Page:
Scientists Wager on Theory of Aging
January 16, 2001; Moscow, ID (AP) -- Two researchers have bet $500 million on what the world record will be for maximum human life span -- a jackpot payable long after they're both gone. Profs. S. Jay Olshansky and Steven Austad established a trust fund this year with $150 each. The fund will grow until Jan. 1, 2150, when the bet is up and payable to the heirs of the winner. Austad believes someone already born will win him the wager, living to be 150.
Olshansky bet that 130 is the top end of the human life span. The wager coincides with the release of a book Olshansky wrote with Bruce Carnes called "The Quest for Immortality: Science at the Frontiers of Aging." Austad, a University of Idaho Zoology Professor, is the author of 1997's " Why We Age: What Science Is Discovering About the Body's Journey Through Life." He contends that technology will stretch life to 150. "We will live longer because cloning technology, combined with stem cell research, is likely to allow the growth of replacement parts in the not-too-distant future," Austad said.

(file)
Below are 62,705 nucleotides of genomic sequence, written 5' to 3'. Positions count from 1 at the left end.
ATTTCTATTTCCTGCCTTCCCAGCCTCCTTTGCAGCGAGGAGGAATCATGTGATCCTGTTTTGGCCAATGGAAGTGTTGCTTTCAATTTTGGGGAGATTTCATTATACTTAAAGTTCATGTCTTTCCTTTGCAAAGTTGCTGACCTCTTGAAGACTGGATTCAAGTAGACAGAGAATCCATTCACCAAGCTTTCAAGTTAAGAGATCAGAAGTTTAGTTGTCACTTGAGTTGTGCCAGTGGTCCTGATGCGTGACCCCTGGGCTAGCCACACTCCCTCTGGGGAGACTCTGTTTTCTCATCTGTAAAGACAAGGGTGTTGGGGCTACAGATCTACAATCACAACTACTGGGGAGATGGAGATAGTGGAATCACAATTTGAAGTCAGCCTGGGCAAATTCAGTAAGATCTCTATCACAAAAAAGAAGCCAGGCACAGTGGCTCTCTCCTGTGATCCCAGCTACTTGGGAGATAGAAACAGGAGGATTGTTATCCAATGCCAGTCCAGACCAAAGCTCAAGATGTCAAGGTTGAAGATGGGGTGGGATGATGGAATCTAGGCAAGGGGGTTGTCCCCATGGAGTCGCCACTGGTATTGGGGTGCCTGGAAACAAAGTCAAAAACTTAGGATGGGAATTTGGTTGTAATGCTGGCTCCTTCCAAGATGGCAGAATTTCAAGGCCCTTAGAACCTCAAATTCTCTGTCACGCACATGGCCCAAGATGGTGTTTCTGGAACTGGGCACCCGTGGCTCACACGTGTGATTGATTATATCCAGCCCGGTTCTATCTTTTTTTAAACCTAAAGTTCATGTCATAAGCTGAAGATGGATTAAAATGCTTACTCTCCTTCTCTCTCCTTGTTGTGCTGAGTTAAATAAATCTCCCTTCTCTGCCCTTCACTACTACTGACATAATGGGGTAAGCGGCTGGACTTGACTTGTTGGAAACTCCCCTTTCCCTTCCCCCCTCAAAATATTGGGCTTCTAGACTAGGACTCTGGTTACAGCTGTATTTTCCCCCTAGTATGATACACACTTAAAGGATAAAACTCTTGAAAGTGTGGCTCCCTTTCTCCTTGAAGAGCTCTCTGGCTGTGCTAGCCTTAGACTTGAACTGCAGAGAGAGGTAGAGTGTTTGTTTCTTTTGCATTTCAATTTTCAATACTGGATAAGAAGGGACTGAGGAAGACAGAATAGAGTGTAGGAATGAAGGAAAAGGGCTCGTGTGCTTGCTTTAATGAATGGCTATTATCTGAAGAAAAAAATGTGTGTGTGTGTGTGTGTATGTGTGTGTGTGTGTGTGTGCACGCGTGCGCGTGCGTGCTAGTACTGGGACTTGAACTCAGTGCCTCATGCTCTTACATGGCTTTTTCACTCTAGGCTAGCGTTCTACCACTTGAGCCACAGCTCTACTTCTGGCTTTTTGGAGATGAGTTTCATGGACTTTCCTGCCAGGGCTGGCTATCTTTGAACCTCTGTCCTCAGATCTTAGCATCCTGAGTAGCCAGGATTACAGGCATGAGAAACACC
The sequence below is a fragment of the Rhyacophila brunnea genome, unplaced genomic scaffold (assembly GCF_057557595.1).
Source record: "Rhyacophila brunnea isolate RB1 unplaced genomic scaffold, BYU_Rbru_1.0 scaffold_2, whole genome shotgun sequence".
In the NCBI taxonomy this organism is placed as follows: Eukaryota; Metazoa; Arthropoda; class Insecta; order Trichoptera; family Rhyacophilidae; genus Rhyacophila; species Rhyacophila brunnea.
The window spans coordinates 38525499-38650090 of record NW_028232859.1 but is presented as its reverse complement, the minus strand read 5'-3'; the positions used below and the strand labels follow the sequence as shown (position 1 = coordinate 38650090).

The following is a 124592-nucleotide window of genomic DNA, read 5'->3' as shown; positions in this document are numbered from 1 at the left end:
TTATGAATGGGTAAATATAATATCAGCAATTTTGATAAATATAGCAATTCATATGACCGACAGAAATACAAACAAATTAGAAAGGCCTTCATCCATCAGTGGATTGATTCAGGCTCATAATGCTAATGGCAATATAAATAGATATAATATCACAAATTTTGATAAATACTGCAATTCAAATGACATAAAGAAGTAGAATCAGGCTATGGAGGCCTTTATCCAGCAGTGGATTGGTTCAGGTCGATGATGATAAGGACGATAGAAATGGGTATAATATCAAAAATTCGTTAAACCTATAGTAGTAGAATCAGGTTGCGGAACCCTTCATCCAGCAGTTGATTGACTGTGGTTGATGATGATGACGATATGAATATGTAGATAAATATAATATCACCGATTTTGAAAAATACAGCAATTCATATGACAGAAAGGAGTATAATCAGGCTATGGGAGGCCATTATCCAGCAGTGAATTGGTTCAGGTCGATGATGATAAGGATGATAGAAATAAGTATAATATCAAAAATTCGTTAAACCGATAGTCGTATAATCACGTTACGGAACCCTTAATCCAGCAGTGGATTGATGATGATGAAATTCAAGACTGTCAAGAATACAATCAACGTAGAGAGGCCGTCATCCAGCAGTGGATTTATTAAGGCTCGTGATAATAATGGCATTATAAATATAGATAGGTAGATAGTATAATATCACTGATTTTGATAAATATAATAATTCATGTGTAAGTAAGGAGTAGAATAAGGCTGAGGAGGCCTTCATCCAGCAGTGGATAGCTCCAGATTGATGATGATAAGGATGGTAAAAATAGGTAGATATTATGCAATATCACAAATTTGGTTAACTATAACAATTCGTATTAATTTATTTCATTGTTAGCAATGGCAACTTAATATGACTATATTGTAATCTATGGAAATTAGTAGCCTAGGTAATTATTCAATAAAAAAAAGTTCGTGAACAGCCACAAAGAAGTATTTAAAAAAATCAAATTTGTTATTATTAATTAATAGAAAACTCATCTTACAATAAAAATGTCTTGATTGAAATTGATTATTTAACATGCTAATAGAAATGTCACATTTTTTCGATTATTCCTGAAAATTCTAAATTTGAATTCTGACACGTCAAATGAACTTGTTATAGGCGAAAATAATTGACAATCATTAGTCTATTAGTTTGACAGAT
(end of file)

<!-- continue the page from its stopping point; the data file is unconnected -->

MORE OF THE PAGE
The scientists agreed that simply being alive for 150 years does not count. To win, Austad's 150-year old must be aware of his or her surroundings. The winner will be decided by three scientists chosen by an international scientific organization. If the winner has no living heirs in 2150, universities will receive the money.